British Columbia

Heavy rain brings risk of flash floods to Metro Vancouver, Vancouver Island

B.C.'s hot, dry summer has come to a sudden end, with a deluge of heavy rain over the coming weekend threatening to trigger flash flooding on the South Coast.

About 80 to 120 mm expected to fall this weekend, enough to cause flash flooding or landslides

Umbrellas were popular once again Vancouver on Friday morning, after months of drought.

B.C.'s hot, dry summer has come to a sudden end, with a deluge of heavy rain over the coming weekend threatening to trigger flash flooding on the South Coast.

The rain began overnight Thursday, with more expected over the next four days in the Vancouver area than had fallen all summer, says Matt MacDonald, an Environment Canada meteorologist.

A low-pressure system that has been sitting off the West Coast will make its way inland, picking up even more moisture from a tropical storm, which struck Hawaii earlier this week.

Forecasters expect from 80 to 120 millimetres of rain between Friday morning and Monday afternoon, compared to the 41 millimetres between June and late August.

"To see this at the end of August is pretty impressive," he said. "This is definitely substantial. This kind of thing we usually see in October or November when we get to our storm systems."

About 20 to 30 millimetres are expected to carry over into the mountainous regions of the Interior B.C. during the same period.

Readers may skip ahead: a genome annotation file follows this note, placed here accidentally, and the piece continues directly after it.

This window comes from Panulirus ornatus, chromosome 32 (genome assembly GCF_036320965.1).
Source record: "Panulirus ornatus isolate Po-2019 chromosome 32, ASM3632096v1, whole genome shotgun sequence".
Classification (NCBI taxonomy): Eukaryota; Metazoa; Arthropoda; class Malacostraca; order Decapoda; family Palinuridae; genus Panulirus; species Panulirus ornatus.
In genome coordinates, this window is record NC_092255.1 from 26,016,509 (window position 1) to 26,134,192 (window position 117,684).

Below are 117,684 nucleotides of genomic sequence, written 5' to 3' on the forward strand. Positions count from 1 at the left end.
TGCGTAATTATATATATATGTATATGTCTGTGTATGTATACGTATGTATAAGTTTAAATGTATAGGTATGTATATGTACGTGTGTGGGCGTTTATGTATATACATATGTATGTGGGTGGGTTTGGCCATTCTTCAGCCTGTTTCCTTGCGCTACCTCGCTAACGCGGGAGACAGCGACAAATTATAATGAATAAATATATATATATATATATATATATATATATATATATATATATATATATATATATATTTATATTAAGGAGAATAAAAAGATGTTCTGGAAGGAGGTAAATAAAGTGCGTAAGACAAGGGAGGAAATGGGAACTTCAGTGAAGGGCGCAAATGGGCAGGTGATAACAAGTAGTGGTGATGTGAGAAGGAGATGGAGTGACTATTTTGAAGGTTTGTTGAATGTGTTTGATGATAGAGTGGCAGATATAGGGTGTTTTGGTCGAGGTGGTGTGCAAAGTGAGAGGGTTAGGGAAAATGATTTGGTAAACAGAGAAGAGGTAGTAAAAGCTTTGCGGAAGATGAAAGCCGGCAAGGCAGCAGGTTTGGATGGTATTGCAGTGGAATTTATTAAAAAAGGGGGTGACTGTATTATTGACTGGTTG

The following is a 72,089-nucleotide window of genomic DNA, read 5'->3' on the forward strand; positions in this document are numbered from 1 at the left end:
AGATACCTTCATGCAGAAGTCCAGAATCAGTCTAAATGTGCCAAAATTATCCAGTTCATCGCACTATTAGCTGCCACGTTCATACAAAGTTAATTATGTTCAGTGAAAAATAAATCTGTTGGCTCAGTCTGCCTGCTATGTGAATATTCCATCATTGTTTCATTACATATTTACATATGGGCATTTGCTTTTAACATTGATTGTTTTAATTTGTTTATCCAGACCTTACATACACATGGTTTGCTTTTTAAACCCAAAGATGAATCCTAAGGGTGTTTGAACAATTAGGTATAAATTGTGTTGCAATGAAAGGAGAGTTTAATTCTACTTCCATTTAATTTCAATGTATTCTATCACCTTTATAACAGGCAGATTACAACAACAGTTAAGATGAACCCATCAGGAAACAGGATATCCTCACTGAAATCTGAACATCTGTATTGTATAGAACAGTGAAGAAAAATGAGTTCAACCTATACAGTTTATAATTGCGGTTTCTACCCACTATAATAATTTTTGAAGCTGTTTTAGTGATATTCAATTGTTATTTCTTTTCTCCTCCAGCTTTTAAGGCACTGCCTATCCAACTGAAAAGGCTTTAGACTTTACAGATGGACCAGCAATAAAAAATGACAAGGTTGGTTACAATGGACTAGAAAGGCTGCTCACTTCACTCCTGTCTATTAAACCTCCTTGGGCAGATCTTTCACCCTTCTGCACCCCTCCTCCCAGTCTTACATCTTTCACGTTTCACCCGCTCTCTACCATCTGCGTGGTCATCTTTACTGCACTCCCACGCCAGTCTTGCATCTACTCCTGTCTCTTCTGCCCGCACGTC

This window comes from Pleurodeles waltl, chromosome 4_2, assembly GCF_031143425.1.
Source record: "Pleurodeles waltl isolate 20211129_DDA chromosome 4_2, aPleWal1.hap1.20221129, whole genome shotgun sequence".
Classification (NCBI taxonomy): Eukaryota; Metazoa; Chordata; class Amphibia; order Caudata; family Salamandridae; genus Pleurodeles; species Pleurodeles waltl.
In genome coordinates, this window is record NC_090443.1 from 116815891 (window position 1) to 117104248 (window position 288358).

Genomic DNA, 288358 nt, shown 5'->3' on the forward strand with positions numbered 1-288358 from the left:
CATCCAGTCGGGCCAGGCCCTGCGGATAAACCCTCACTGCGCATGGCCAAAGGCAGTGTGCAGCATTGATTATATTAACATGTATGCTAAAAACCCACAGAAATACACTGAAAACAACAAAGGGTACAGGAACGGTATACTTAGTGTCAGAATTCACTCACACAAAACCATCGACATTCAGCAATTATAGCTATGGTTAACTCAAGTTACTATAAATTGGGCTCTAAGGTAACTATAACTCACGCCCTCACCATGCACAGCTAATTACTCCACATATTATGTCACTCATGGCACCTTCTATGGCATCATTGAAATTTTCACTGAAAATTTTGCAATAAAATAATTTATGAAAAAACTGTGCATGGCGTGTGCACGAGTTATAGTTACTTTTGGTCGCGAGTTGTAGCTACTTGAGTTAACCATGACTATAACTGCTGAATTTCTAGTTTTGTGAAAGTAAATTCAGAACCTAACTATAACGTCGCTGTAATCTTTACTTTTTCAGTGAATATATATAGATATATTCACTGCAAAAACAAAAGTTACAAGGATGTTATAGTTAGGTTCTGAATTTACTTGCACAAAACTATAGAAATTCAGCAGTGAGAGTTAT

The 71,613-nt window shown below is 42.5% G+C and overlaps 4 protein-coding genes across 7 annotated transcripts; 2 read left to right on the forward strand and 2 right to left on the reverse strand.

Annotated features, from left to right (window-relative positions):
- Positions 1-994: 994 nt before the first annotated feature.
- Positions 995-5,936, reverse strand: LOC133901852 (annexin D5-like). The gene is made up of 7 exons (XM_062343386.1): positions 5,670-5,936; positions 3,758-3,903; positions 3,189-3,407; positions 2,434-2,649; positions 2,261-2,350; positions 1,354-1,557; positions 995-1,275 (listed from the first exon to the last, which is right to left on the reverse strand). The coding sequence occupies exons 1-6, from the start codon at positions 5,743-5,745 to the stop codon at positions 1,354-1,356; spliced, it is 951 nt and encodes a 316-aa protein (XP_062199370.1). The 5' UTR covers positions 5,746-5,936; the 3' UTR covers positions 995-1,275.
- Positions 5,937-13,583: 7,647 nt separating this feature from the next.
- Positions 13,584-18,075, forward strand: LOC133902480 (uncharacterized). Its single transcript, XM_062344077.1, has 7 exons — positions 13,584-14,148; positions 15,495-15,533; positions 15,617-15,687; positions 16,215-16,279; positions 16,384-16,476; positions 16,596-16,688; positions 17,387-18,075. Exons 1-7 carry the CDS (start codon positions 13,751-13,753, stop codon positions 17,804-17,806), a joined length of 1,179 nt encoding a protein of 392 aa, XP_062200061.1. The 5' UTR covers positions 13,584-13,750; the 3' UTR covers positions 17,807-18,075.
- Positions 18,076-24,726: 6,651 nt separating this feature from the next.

Flash flooding possible

MacDonald says the next three days will look more like late October than late summer, and if the rain falls too hard and too quickly, there is a potential for flooding or landslides.

That's because the hot, dry conditions, which forced municipalities to impose water conservation measures, dried out large swaths of southern B.C., make it more difficult for the ground to absorb water.

"When we see such a prolonged dry period, the soil loses its capacity to absorb moisture," says MacDonald. "So instead of infiltrating into the ground, it actually just runs off."

Contaminants that normally get washed away are still on surface roads, parks and beaches. When the rain finally falls this weekend, instead of being absorbed into the ground, the water could run off ground surfaces, picking up debris, clogging culverts, rivers and streams.

Up to 120 millimetres of rain are expected to fall in Metro Vancouver over a four-day period starting Friday. (Jonathan Hayward/The Canadian Press)

"All this will be flushed into rivers and the ocean," says MacDonald. "The rivers will be running pretty dirty."

Environment Canada is issuing weather statements to municipalities in Metro Vancouver and Vancouver Island to allow them to prepare for the heavy rain.

These statements are one step below weather warnings. In Metro Vancouver, for example, the criteria for a weather warning include a rainfall forecast of 100 millimetres over a 24-hour-period.

Still, MacDonald says, the current forecast is significant and "worth warning about."

Water restrictions unlikely to change

Reservoirs on the North Shore were at 55 per cent as of Aug 23, and it's not clear how much the projected rain fall will raise that level, said Marilyn Towill, division manager of transmission operations for Metro Vancouver's Water Services. 

"The rain will be beneficial, but it's not going to be enough yet for us to consider moving off Stage 3," she said, suggesting that current restrictions will likely remain in place until early October.


To hear the interview with Marilyn Towill, listen to the audio labelled: Metro Vancouver rain won't lift restrictions.

To hear the interview with Matt MacDonald, listen to the audio labelled: Flood risk follows Metro Vancouver's dry summer.

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